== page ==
The man pulled a letter from his pocket and Malcolm’s stomach roiled, recognizing both the letter and the handwriting as his own. Malcolm thought back twenty-one years and thought he knew who the man was. He definitely knew what the man wanted.

‘Who are the others?’ the man asked once again, carefully spacing each word.

Malcolm shook his head. ‘No. I’m not going to tell you.’

The man reached into his other pocket and pulled out a long filleting knife. He held it up, examining the sharp edge. ‘I’ll kill you,’ he said, with little emotion.

‘I don’t care. I’m going to die anyway. Or had you not noticed?’

The boat pitched and Malcolm stumbled, but the man stood firm.
He’s got sea legs
. If he was who Malcolm thought he was, that made sense. The man’s father had been a fisherman back then.

In the years since, businesses had been lost, lives splintered. Ruined.
Because of what we did. What
I
did. He’ll kill me. And I’d deserve it
. But he had no intention of divulging the others’ identities, nor a wish to die horribly. He lunged toward the side.

But the man was fast, grabbing Malcolm’s arm and shoving him into a deckchair, binding his hands and feet with a length of twine he pulled from his back pocket. He’d come prepared.

I’m going to die
.

The man rose, threateningly. ‘Who are the others?’

His heart pounding, Malcolm stared up at the man he’d wronged. And said nothing.

The man shrugged. ‘You’ll tell. If I had more time, I’d do everything to you that you did to her.’ He met Malcolm’s eyes. ‘Everything.’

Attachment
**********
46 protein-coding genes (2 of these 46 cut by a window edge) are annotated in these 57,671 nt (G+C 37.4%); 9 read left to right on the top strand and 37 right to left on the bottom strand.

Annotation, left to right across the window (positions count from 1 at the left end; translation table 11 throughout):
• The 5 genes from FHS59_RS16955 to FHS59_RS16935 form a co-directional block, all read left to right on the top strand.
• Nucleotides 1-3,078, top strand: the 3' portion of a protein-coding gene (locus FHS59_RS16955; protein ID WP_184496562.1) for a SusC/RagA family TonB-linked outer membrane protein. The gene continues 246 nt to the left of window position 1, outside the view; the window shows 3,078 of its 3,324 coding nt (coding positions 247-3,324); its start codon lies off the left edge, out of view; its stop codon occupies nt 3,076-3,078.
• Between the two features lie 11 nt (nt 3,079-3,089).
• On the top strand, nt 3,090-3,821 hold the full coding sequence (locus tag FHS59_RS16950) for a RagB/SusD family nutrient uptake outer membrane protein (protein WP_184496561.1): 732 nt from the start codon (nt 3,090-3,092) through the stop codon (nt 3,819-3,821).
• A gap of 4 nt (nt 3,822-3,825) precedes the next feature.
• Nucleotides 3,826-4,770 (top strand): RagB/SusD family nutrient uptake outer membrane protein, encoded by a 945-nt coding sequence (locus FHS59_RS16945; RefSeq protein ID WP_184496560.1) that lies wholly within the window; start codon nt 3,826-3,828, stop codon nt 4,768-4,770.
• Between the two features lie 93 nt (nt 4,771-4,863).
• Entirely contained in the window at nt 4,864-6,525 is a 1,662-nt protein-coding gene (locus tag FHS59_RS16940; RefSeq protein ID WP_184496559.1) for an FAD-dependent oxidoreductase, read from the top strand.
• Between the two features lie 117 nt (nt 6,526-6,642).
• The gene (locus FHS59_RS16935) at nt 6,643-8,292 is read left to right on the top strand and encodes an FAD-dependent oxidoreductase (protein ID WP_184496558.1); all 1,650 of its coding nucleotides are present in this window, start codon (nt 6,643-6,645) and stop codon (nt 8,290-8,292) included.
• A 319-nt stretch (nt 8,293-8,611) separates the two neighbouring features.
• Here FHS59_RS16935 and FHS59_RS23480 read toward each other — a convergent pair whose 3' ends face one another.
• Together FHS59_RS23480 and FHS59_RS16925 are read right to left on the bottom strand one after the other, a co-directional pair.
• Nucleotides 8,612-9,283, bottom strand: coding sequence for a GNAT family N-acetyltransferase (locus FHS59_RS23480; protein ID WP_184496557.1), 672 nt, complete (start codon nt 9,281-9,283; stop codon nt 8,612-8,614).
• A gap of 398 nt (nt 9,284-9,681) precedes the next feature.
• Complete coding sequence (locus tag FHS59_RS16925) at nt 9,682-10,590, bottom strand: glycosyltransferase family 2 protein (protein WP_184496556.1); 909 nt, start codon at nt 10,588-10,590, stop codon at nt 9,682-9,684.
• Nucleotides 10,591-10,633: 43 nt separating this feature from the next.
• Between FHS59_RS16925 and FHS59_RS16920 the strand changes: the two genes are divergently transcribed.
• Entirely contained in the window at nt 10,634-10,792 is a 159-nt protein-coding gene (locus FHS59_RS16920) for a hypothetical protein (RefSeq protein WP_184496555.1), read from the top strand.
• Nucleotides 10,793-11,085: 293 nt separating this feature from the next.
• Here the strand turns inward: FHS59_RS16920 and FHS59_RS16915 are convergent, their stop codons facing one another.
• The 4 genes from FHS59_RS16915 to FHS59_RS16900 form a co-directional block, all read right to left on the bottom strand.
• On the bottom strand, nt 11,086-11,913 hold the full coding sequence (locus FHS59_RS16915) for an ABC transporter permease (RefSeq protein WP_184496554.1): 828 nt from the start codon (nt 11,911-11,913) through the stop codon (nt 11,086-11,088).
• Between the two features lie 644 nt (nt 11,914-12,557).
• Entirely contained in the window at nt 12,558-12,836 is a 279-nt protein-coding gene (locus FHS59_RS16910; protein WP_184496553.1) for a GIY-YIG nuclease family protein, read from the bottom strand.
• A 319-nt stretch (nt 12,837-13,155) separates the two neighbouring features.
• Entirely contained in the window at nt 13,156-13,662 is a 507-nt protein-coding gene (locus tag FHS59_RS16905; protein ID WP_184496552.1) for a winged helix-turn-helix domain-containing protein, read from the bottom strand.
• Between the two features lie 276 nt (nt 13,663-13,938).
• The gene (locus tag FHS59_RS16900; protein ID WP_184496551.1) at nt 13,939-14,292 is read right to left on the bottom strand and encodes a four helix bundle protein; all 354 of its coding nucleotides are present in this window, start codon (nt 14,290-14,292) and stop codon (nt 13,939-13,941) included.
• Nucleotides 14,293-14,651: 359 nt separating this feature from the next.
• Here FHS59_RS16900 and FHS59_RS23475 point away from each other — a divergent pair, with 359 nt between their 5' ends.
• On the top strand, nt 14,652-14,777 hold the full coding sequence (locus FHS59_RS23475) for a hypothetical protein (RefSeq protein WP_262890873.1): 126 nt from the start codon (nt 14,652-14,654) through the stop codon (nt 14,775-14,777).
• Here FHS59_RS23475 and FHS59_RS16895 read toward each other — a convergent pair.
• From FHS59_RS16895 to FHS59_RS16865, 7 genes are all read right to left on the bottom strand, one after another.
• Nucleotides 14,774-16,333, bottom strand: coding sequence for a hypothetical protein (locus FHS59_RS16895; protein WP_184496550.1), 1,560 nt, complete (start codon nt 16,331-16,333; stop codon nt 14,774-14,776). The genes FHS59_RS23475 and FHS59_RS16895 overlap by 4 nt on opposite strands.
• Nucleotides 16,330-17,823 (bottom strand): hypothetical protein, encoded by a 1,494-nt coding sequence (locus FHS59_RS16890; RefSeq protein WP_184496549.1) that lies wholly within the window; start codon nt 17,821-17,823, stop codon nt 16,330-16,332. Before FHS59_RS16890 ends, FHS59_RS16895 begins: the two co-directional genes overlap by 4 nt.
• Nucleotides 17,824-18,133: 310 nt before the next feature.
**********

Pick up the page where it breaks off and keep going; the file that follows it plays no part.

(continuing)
Malcolm swallowed as he remembered everything that had been done that night, so long ago. ‘I’m sorry. I said I was sorry. But
I
didn’t do anything to her. I swear it.’

‘Yeah,’ the man said bitterly. ‘I got that from your letter. And when you finally confessed, you were too much of a coward to sign your name.’

It was true. He’d been a coward then, and now. ‘How did you know it was me?’

‘I figured it was one of you. You all ran together then. You all signed that team picture.’

Malcolm closed his eyes, seeing it. They’d been young and so damn arrogant. They thought they had the world by the tail. ‘The one in the trophy case at the high school.’

He sneered. ‘The very one. Your handwriting hasn’t changed much in twenty-one years. You still make your M’s the same way. It didn’t take a genius to track that letter to you. Which brings me back to the reason for my dropping by. You will tell me what I want to know.’

‘I won’t. Like I said in the letter, that’s between them and God. So no. I’m sorry.’

The man’s sneer became a sinister smile. ‘We’ll see about that.’

He disappeared below deck, and Malcolm pulled at his bonds, knowing it was futile. His mind was flashing pictures, all the sick, disgusting things that had been done to the girl that night so long ago, as he’d stood and watched. And done nothing.

I should have done something. I should have made it stop
. But he had not, and neither had the others. Now he’d pay the price.
Finally
.

He heard the thumping of something being dragged up from the hold. It was a woman. Malcolm’s gut turned to water. She was wearing a sweater exactly like the one he’d committed to memory just hours ago. When he’d kissed his wife goodbye.


Carrie
.’ Malcolm tried to stand, but could not. She’d been bound, blindfolded and gagged, and the man was dragging her by her arm. ‘Let her go. She did nothing.’

‘Neither did you,’ he said mockingly. ‘You said so yourself.’ He shoved Carrie into a chair and held the knife to her throat. ‘Now tell me, Malcolm. Who. Are. The. Others?’

Desperately Malcolm glanced at the man’s narrowed eyes before returning his own to the knife at his wife’s neck. He couldn’t breathe. Couldn’t think. ‘I don’t remember.’

BOOK: You Belong to Me